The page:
Sembcorp Marine Ltd’s Sete Brasil Saga: 5 Quick Things Investors Should Know

Oil rig builder Sembcorp Marine Ltd (SGX: S51) has endured a tough three-year stretch.

With oil prices today less than half what they were at their 2014 peak, Sembcorp Marine has had to grapple with tepid customer demand. Sete Brasil’s financial difficulties (and eventual bankruptcy in 2016) was one of the major incidents to have hit Sembcorp Marine. In its 2016 annual report, Sembcorp Marine outlined the chronological history of the Sete Brasil saga.

Here are five key points to take away from the summary:

1. It all started in 2012

Sembcorp Marine wrote:

“In 2012, Sembcorp Marine secured seven drillship contracts from Sete Brasil. To summarise, we received some $2.70 billion in progressive payments for the work performed on these projects, up until November 2014 when Sete Brasil was unable to continue with the payments.”

Between February 2012 and November 2012, Sembcorp Marine received orders for seven drillships from Sete Brasil. Back then, Sembcorp Marine had planned to deliver the drillships progressively between 2015 and 2019. The deals were working for a while as Sete Brasil had paid out a total of $2.7 billion to Sembcorp Marine by November 2014.

But then, payments from Sete Brasil stopped and things started to go wrong.

2. A stone in the cog

As payments dried up and rumours of Sete Brasil’s bankruptcy started making the rounds, Sembcorp Marine stopped work on the drillships. The company wrote:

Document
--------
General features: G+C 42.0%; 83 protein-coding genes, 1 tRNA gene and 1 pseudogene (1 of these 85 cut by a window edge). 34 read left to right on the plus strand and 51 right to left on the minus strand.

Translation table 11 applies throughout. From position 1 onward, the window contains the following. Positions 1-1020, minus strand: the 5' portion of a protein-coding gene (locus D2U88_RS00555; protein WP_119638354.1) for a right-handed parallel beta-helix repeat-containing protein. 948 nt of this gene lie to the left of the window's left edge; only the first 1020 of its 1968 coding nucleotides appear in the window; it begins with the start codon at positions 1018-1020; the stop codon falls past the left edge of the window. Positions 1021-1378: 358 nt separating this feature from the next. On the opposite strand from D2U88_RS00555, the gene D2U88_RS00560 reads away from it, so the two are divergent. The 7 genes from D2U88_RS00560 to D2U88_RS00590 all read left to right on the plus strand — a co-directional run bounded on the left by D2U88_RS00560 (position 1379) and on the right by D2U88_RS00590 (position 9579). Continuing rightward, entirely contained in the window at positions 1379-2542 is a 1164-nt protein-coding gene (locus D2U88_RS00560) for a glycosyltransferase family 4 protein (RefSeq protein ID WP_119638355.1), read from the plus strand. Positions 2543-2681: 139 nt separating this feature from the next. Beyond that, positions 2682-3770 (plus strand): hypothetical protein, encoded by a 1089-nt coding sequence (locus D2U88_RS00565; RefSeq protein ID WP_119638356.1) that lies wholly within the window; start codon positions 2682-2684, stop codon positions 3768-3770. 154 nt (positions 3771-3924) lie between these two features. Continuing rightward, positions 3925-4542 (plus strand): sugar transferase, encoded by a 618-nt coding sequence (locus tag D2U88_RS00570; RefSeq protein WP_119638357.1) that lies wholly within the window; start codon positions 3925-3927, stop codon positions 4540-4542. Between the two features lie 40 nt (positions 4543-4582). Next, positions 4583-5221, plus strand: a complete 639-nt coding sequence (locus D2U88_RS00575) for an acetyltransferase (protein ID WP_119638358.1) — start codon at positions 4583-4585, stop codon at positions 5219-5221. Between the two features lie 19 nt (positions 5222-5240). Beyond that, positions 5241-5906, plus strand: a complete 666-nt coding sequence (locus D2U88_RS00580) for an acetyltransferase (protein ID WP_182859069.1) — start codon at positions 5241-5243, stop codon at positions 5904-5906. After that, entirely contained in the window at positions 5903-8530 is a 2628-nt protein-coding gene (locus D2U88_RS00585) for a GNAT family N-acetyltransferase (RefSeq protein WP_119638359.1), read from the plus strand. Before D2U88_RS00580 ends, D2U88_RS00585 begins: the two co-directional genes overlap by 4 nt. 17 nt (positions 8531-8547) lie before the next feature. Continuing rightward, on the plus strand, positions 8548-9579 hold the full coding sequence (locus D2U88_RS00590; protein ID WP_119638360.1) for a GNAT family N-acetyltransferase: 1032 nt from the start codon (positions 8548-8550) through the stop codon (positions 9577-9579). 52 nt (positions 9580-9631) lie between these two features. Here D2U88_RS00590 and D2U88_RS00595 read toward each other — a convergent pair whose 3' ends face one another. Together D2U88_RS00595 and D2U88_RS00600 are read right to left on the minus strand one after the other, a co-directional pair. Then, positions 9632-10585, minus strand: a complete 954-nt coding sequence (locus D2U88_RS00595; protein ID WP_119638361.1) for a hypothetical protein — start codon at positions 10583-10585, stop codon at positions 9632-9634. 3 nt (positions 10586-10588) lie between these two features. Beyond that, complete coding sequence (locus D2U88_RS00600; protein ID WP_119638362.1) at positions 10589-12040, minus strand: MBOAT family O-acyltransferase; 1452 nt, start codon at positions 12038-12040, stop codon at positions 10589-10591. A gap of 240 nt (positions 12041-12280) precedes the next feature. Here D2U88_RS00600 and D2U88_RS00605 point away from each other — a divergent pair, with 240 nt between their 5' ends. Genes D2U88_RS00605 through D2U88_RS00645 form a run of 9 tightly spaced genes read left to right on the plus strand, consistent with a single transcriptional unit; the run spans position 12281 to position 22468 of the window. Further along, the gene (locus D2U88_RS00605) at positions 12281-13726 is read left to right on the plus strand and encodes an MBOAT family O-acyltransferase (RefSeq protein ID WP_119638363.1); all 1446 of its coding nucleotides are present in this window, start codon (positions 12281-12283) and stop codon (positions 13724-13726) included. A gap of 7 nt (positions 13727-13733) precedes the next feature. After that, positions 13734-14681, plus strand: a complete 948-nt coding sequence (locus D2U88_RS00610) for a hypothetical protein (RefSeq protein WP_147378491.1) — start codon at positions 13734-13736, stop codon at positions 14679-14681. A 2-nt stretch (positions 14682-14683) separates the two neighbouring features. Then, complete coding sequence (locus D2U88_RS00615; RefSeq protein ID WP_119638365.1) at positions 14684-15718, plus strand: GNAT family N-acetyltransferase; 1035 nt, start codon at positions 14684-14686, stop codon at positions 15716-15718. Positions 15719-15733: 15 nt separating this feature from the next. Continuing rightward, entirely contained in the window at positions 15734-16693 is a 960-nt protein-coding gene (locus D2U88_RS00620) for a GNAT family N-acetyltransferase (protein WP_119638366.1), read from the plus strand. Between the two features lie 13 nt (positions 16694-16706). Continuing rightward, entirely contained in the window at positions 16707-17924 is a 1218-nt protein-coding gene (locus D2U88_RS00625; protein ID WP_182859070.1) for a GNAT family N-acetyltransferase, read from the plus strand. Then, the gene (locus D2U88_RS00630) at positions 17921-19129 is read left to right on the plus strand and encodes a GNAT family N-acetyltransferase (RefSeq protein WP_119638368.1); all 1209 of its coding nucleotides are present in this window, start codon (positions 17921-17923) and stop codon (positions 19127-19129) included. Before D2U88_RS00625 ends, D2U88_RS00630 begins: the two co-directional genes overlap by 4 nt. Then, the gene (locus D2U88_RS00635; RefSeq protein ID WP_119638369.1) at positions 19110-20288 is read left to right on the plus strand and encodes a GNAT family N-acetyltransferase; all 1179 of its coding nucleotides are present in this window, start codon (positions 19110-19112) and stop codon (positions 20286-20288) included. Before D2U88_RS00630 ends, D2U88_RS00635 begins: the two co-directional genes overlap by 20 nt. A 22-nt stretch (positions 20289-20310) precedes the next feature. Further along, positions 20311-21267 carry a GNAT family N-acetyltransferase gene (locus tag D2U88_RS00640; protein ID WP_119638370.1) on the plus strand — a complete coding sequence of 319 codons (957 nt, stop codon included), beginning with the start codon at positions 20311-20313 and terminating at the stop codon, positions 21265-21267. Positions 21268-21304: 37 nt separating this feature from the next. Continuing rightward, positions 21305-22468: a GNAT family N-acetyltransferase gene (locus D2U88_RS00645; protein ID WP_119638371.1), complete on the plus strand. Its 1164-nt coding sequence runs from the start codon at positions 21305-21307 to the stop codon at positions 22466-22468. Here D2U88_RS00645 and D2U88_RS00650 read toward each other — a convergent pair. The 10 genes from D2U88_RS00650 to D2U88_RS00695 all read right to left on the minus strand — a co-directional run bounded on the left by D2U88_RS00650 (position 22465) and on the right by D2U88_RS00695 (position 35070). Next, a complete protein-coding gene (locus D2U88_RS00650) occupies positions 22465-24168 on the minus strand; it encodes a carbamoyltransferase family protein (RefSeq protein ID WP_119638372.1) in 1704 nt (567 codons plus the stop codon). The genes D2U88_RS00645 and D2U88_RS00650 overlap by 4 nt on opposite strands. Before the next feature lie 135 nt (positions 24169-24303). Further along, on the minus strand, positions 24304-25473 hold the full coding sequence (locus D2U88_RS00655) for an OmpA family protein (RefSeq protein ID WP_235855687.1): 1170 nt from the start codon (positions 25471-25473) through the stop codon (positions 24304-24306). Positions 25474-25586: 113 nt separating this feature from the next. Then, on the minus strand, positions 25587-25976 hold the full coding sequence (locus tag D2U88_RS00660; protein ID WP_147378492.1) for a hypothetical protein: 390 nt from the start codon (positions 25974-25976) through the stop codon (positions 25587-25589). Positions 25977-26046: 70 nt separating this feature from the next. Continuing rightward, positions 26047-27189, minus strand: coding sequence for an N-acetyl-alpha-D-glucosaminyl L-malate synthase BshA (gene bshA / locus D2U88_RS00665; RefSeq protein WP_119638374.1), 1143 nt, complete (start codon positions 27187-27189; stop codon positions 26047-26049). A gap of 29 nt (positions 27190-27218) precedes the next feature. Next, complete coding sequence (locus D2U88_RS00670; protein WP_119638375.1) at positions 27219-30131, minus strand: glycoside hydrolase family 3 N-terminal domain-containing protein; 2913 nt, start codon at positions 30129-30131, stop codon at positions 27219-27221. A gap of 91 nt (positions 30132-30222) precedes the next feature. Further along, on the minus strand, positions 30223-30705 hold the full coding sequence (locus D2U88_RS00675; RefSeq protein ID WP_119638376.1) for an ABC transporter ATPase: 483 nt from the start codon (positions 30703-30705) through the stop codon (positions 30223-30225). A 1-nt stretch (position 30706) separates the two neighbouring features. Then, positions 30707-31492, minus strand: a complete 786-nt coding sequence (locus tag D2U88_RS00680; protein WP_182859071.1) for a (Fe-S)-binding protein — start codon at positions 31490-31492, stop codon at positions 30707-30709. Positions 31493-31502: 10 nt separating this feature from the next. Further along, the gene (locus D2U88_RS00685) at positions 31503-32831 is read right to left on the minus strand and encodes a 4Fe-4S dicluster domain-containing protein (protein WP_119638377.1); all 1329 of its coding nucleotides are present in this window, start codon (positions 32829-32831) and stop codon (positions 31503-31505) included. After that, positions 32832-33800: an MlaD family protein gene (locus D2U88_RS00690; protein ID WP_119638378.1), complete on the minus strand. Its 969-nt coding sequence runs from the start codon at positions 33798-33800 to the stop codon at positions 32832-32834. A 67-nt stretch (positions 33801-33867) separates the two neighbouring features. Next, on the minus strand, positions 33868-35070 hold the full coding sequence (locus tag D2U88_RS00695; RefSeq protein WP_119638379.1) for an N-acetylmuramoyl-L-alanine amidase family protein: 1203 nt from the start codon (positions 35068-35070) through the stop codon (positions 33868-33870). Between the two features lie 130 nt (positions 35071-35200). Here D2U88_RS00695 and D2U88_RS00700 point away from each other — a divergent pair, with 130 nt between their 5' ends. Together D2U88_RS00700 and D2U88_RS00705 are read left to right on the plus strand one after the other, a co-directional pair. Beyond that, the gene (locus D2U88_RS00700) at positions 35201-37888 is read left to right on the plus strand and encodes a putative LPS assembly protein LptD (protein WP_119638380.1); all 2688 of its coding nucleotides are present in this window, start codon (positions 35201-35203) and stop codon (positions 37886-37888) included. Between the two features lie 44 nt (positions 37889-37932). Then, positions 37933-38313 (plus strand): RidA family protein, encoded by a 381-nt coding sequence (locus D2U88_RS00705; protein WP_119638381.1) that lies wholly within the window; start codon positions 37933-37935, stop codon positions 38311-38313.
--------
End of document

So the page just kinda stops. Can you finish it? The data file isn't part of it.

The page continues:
“With the payment stoppage, we have also ceased construction work on all the drillship units and focused instead on preserving the value of the works in-progress.”

3. The bankruptcy

In April 2016, Sete Brasil filed for judicial restructuring. Sembcorp Marine describes:

“On 29 April 2016, Sete Brasil filed for judicial restructuring and accordingly submitted its restructuring plan to the Brazilian court. We continue to engage with Sete Brasil as necessary to better understand its restructuring plan. We are monitoring the situation actively and will be well prepared to respond to the developments, as appropriate.”

As a result, Sembcorp Marine has started its own arbitration proceedings:

“We have since initiated arbitration proceedings against various Sete Brasil subsidiaries to safe-guard our interests under the Sete Brasil contracts.”

4. Taking provisions

The outcome of the Sete Brasil arbitration proceedings is unpredictable. That could be why Sembcorp Marine took a $329 million charge in 2015 for Sete Brasil-related projects:

“Meanwhile, we believe the $329 million provisions the Group made in FY2015 for the Sete Brasil contracts remain adequate under the present circumstances.”

From Sembcorp Marine’s latest 2017 first quarter earnings presentation, the rig builder continues to believe that the charge is adequate.

5. Orders remain, but …

Sembcorp Marine still reports Sete Brasil’s orders as part of its net order book. But, it has also started separating out Sete Brasil’s orders in its reporting. Here’s how Sembcorp Marine described its net order book in end-2016 in its annual report:

“As at 31 December 2016, our net order book backlog totals $7.84 billion. Excluding the Sete Brasil drillships, the order backlog remains reasonable at $4.71 billion.”

As it stands, there are Sete Brasil orders worth $3.1 billion for Sembcorp Marine that are yet to be fulfilled. It is unknown whether the orders will ever be executed.

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The information provided is for general information purposes only and is not intended to be personalised investment or financial advice. Motley Fool Singapore contributor Chin Hui Leong doesn’t own shares in any companies mentioned.